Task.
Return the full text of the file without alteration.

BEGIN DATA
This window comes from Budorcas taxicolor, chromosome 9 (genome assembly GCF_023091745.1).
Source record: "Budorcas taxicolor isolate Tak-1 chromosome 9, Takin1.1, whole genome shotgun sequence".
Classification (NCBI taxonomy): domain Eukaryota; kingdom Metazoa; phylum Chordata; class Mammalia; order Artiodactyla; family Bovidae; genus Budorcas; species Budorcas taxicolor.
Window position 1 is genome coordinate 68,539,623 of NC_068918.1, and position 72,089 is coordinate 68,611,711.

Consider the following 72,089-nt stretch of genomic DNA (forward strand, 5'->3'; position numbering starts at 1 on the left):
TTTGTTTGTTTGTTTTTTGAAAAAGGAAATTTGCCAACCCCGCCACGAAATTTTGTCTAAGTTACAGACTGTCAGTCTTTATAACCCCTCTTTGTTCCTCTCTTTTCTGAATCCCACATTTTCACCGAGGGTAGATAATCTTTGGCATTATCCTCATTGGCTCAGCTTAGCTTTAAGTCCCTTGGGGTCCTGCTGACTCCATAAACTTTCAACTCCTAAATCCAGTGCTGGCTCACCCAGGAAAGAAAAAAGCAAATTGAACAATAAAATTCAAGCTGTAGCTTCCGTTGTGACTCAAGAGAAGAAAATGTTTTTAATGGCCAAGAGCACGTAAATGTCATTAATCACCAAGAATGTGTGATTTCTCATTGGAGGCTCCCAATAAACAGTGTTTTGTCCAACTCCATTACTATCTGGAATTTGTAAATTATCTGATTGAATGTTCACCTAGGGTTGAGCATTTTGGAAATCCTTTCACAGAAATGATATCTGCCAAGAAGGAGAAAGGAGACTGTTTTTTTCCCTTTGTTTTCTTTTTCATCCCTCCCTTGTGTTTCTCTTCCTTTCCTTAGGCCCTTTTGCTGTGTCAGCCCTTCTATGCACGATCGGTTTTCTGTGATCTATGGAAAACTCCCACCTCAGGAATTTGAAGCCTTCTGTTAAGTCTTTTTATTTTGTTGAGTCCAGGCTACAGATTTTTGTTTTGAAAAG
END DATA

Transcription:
This window comes from Budorcas taxicolor, chromosome 9 (genome assembly GCF_023091745.1).
Source record: "Budorcas taxicolor isolate Tak-1 chromosome 9, Takin1.1, whole genome shotgun sequence".
Classification (NCBI taxonomy): domain Eukaryota; kingdom Metazoa; phylum Chordata; class Mammalia; order Artiodactyla; family Bovidae; genus Budorcas; species Budorcas taxicolor.
Window position 1 is genome coordinate 68,539,623 of NC_068918.1, and position 72,089 is coordinate 68,611,711.

Consider the following 72,089-nt stretch of genomic DNA (forward strand, 5'->3'; position numbering starts at 1 on the left):
TTTGTTTGTTTGTTTTTTGAAAAAGGAAATTTGCCAACCCCGCCACGAAATTTTGTCTAAGTTACAGACTGTCAGTCTTTATAACCCCTCTTTGTTCCTCTCTTTTCTGAATCCCACATTTTCACCGAGGGTAGATAATCTTTGGCATTATCCTCATTGGCTCAGCTTAGCTTTAAGTCCCTTGGGGTCCTGCTGACTCCATAAACTTTCAACTCCTAAATCCAGTGCTGGCTCACCCAGGAAAGAAAAAAGCAAATTGAACAATAAAATTCAAGCTGTAGCTTCCGTTGTGACTCAAGAGAAGAAAATGTTTTTAATGGCCAAGAGCACGTAAATGTCATTAATCACCAAGAATGTGTGATTTCTCATTGGAGGCTCCCAATAAACAGTGTTTTGTCCAACTCCATTACTATCTGGAATTTGTAAATTATCTGATTGAATGTTCACCTAGGGTTGAGCATTTTGGAAATCCTTTCACAGAAATGATATCTGCCAAGAAGGAGAAAGGAGACTGTTTTTTTCCCTTTGTTTTCTTTTTCATCCCTCCCTTGTGTTTCTCTTCCTTTCCTTAGGCCCTTTTGCTGTGTCAGCCCTTCTATGCACGATCGGTTTTCTGTGATCTATGGAAAACTCCCACCTCAGGAATTTGAAGCCTTCTGTTAAGTCTTTTTATTTTGTTGAGTCCAGGCTACAGATTTTTGTTTTGAAAAG